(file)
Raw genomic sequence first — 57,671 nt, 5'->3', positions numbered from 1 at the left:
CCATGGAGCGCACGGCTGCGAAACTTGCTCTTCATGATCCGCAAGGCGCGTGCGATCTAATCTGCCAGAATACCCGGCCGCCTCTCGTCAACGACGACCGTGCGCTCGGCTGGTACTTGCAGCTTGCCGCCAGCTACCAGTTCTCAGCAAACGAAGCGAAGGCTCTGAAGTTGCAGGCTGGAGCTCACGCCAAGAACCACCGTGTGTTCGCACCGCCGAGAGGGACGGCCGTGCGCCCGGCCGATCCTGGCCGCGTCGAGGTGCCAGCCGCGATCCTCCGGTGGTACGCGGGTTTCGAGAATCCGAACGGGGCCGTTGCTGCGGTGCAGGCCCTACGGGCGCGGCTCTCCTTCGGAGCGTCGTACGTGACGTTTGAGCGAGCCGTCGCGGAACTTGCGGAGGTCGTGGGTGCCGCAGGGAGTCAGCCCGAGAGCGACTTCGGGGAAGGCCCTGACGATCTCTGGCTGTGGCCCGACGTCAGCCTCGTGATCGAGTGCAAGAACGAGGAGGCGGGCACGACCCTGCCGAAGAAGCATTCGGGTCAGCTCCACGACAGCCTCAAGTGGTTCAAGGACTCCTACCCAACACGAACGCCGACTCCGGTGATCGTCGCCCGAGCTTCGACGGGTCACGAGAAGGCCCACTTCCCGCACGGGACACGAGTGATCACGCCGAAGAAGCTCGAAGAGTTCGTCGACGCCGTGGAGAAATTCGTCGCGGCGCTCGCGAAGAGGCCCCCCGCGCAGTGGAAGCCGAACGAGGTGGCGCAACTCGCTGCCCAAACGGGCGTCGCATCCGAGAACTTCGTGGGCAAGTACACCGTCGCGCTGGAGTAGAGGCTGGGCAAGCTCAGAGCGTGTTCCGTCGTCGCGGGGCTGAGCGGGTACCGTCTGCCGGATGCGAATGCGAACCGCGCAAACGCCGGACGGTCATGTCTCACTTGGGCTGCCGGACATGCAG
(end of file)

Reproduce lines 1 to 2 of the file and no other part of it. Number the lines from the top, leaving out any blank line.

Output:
Raw genomic sequence first — 57,671 nt, 5'->3', positions numbered from 1 at the left:
CCATGGAGCGCACGGCTGCGAAACTTGCTCTTCATGATCCGCAAGGCGCGTGCGATCTAATCTGCCAGAATACCCGGCCGCCTCTCGTCAACGACGACCGTGCGCTCGGCTGGTACTTGCAGCTTGCCGCCAGCTACCAGTTCTCAGCAAACGAAGCGAAGGCTCTGAAGTTGCAGGCTGGAGCTCACGCCAAGAACCACCGTGTGTTCGCACCGCCGAGAGGGACGGCCGTGCGCCCGGCCGATCCTGGCCGCGTCGAGGTGCCAGCCGCGATCCTCCGGTGGTACGCGGGTTTCGAGAATCCGAACGGGGCCGTTGCTGCGGTGCAGGCCCTACGGGCGCGGCTCTCCTTCGGAGCGTCGTACGTGACGTTTGAGCGAGCCGTCGCGGAACTTGCGGAGGTCGTGGGTGCCGCAGGGAGTCAGCCCGAGAGCGACTTCGGGGAAGGCCCTGACGATCTCTGGCTGTGGCCCGACGTCAGCCTCGTGATCGAGTGCAAGAACGAGGAGGCGGGCACGACCCTGCCGAAGAAGCATTCGGGTCAGCTCCACGACAGCCTCAAGTGGTTCAAGGACTCCTACCCAACACGAACGCCGACTCCGGTGATCGTCGCCCGAGCTTCGACGGGTCACGAGAAGGCCCACTTCCCGCACGGGACACGAGTGATCACGCCGAAGAAGCTCGAAGAGTTCGTCGACGCCGTGGAGAAATTCGTCGCGGCGCTCGCGAAGAGGCCCCCCGCGCAGTGGAAGCCGAACGAGGTGGCGCAACTCGCTGCCCAAACGGGCGTCGCATCCGAGAACTTCGTGGGCAAGTACACCGTCGCGCTGGAGTAGAGGCTGGGCAAGCTCAGAGCGTGTTCCGTCGTCGCGGGGCTGAGCGGGTACCGTCTGCCGGATGCGAATGCGAACCGCGCAAACGCCGGACGGTCATGTCTCACTTGGGCTGCCGGACATGCAG